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Do store owners have an obligation to warn customers?

As simple as shopping at a retail store may be, there are often behind-the-scenes considerations of which the average shopper may be unaware; not the least of these is the store owner’s concern about shopper safety. In Maryland, a conscientious store owner will satisfy any duty owed to you by meeting that standard of care required by the nature of your visit.

If you enter a store, the nature of your visit may determine the extent to which the store owner or occupant of the premises will be concerned about liability for any injury to you in the unlikely event of an accident. If a retail clothing outlet, which holds itself out as providing discounted clothing to the public, operates during normal business, as a shopper you may expect them to provide you with information about any dangerous sections or features within the shopping area of the store. You may notice signs that warn of certain areas that are off-limits to customers and for employees only. In such a circumstance, you are invited to enter the shopping area of the store for the purpose of shopping at the retail clothing outlet, but you are not invited to the employee-only area and your presence there would  change the duty owed.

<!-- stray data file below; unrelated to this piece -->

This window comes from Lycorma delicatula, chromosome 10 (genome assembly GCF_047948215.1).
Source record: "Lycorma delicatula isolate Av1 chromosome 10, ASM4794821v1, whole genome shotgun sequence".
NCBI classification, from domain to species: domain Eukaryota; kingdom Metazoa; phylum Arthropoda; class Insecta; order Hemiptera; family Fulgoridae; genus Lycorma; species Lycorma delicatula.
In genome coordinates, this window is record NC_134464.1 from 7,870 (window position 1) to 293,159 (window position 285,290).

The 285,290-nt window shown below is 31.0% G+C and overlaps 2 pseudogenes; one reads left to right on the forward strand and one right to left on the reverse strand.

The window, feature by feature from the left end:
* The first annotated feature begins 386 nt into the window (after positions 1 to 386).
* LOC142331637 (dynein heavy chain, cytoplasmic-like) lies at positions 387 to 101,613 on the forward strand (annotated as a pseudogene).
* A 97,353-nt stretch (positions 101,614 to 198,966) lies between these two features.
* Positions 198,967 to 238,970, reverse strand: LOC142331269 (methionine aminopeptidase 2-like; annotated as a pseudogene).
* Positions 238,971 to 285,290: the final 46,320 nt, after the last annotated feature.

If you enter a retail clothing outlet as a salesman for the sole purpose of attempting to sell a new type of clothing hanger, for example, the retail clothing outlet’s consent to your remaining on the premises may not give rise to the same standard of care as to a shopper. You may be granted a particular license to be on the property but any duty owed to you will likely be different than to a shopper.

Finally, perhaps you enter a store during an impermissible time or through an impermissible entrance. The store owner’s duty to you is quite limited. The owner cannot set up a trap for the purpose of injuring you but, since you are not there at the owner’s invitation or by grant of a license, you enter the premises at your own risk.

Many questions can arise in connection with the duties owed by owners to individuals who enter a their premises. FindLaw addresses several of these in question and answer format.

This information is provided for educational purposes, and should not be interpreted as legal advice.

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